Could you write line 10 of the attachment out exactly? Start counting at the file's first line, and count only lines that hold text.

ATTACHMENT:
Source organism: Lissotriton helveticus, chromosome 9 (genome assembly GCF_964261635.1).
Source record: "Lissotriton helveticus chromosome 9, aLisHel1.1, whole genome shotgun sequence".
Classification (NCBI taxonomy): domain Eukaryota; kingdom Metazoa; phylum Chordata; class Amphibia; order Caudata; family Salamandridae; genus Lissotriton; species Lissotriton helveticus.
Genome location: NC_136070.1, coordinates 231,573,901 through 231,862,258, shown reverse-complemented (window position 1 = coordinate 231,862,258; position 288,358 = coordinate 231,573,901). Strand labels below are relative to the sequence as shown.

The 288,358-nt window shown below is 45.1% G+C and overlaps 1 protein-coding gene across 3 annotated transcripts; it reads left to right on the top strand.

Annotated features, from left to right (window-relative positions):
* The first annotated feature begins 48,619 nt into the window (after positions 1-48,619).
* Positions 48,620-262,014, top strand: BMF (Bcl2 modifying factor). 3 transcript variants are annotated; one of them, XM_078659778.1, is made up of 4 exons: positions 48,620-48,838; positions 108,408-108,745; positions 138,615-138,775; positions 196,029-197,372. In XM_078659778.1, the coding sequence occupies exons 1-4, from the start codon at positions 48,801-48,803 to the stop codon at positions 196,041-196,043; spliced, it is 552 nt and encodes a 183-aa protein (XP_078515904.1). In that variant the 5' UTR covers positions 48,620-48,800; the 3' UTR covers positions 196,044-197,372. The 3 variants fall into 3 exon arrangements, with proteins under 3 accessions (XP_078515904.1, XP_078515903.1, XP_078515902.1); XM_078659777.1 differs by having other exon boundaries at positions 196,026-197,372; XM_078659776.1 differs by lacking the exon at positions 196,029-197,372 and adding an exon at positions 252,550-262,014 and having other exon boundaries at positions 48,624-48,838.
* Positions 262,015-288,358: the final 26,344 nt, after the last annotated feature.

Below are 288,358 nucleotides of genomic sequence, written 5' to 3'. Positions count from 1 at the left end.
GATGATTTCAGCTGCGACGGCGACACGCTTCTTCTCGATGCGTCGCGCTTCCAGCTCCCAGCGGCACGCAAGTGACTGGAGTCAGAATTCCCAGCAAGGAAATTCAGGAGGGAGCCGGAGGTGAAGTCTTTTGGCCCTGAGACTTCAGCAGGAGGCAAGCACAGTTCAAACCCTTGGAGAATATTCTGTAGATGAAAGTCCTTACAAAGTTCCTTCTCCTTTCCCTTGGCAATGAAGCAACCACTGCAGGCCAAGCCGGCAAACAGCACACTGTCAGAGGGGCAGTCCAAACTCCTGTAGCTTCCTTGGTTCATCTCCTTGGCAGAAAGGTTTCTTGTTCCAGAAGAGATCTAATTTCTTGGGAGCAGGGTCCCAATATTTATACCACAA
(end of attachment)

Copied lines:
Below are 288,358 nucleotides of genomic sequence, written 5' to 3'. Positions count from 1 at the left end.